The Chernobyl Disaster exploded in the Soviet Union’s face in more ways than one. On April 26, 1986, radiator number 4 at the Chernobyl nuclear power plant in Ukraine experienced a power surge, then exploded. This explosion and subsequent fire released massive quantities of radioactive particles and dust into the atmosphere, which eventually spread throughout much of Europe and the USSR. The Kremlin stayed silent on the matter for a while, even though Sweden was able to detect “significant traces of radioactivity” (Siegelbaum) soon after the blast. Due to massive panic, thousands of people were evacuated from nearby towns, Pripyat in particular. “Thirty-eight people were killed instantly as a result of the accident, and it has been claimed–though not confirmed–that as many as 100,000 subsequently died or suffered severe harms to their health from radiation. Among them were workers–many of them volunteers–who were rushed to the scene to shut down the reactor and build a concrete sarcophagus around it. By the time Gorbachev went on television almost three weeks later to report on the accident, his credibility had suffered a severe blow” (Siegelbaum).
The effects of Chernobyl have been felt since 1986, and many are still felt now. Because of the amount of radioactive particles released into the air, the effects are widespread. Many people have died from cancers and deformities, and these problems are still being accounted for today. In addition to health problems, economic trouble undoubtedly followed. The clean-up and contamination procedures cost the USSR billions of rubles, with estimates soaring to the equivalent of $18 billion USD (Schonhardt). Also, “[t]he Chernobyl disaster marked a watershed in the government’s commitment to glasnost, which until then had been little more than a slogan. Not only did the government welcome international assistance in treating victims of the accident, but the media was unleashed and began to engage in investigative reports about environmental degradation and accidents elsewhere in the Soviet Union” (Siegelbaum).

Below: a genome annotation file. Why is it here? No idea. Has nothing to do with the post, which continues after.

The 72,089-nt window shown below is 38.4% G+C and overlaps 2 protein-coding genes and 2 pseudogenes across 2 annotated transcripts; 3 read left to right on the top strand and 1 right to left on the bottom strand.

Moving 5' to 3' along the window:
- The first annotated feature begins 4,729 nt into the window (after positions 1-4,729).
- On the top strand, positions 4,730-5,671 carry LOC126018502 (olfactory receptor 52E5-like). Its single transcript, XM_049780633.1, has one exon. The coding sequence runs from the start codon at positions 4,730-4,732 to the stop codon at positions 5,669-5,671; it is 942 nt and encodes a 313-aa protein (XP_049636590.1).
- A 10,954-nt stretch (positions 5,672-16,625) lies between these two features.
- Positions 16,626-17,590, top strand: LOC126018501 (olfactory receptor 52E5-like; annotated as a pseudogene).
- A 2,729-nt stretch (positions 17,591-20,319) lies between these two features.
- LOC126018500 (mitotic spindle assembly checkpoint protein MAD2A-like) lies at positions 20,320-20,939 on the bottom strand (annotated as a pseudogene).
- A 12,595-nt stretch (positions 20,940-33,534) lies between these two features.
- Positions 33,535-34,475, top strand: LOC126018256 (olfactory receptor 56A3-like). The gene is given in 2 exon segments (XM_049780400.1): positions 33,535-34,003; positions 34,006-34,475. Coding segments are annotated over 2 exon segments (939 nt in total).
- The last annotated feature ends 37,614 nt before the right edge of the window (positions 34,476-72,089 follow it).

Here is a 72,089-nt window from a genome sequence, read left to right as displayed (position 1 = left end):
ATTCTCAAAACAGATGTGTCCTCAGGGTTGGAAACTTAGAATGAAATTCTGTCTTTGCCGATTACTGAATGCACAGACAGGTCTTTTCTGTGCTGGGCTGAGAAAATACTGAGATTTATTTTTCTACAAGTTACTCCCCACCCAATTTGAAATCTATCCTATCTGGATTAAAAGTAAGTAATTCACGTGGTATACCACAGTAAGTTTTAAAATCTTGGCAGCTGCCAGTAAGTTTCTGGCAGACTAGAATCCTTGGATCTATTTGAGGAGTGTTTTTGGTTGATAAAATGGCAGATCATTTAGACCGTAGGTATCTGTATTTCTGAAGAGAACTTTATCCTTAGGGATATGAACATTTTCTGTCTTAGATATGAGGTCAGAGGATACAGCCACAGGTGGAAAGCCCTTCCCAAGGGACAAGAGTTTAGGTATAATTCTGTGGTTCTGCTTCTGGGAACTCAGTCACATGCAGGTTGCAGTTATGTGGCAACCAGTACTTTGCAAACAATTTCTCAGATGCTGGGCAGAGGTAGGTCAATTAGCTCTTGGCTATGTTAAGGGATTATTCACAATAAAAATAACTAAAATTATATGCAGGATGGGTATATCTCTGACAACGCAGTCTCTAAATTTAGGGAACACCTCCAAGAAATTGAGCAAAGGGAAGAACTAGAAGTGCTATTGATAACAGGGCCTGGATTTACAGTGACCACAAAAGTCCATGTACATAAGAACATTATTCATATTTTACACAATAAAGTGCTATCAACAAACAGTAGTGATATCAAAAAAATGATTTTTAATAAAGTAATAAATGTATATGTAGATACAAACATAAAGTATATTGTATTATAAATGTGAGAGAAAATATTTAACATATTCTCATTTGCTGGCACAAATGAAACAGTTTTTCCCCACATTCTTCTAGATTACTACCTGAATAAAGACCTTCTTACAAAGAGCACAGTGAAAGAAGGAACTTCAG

As if the Soviet Union needed more drama, this disaster created even more hatred and resentment in Ukraine and Belorussia. “In Ukraine in particular, it added to an already acute sense of victimization derived from the famine of 1932-33 and brutal repression of Ukrainian nationalists after the Second World War” (Siegelbaum).
In another history class, I read Voices from Chernobyl, an oral history book by Svetlana Alexievich. The writer-translator interviewed a number of people who experienced the Chernobyl disaster in different ways–some were first responders, some were forced out of their homes, some chose to stay in their homes despite the risk of radiation. This is an excerpt from an interview with Zinaida Yevdokimovna Kovalenko, a re-settler, and the author-translator, entitled ‘Monologue About what can be Talked About with the Living and the Dead’: “I’ve been living alone for seven years, seven years since the people left. Sometimes at night I’ll just be sitting here thinking, thinking, until it’s lights out again. So on this day I was up all night, sitting on my bed, and then I went out to look at how the sun was. What should I tell you? Death is the fairest thing in the world. No one’s ever gotten out of it. The earth takes everyone—the kind, the cruel, the sinners…. The first time they told us we had radiation, we thought: it’s a sort of a sickness, and whoever gets it dies right away. No, they said, it’s this thing that lies on the ground, and gets into the ground, but you can’t see it. Animals might be able to see it and hear it, but people can’t. But that’s not true! I saw it. This cesium was lying in my yard, until it got wet with rain. It was an ink-black color. It was lying there and sort of dripping into pieces…. We’d always lived off our potatoes, and then suddenly—we’re not allowed to!” (Alexievich, 27-29).
First-person and primary sources are so important to remember when learning about history, especially something that happened so recently as the Chernobyl disaster. This event truly was catastrophic in many ways, and its harrowing effects are still felt today.
Alexievich, Svetlana. Voices from Chernobyl: The Oral History of the Nuclear Disaster. Dalkey Archive Press 2005.
Schonhardt, Sara. “Costs beyond measure.” http://sschonhardt.com/2011/03/24/costs-beyond-measure/
Siegelbaum, Lewis. “Meltdown in Chernobyl.” Seventeen Moments in Soviet History. http://soviethistory.macalester.edu/index.php?page=subject&SubjectID=1985chernobyl&Year=1985&navi=byYear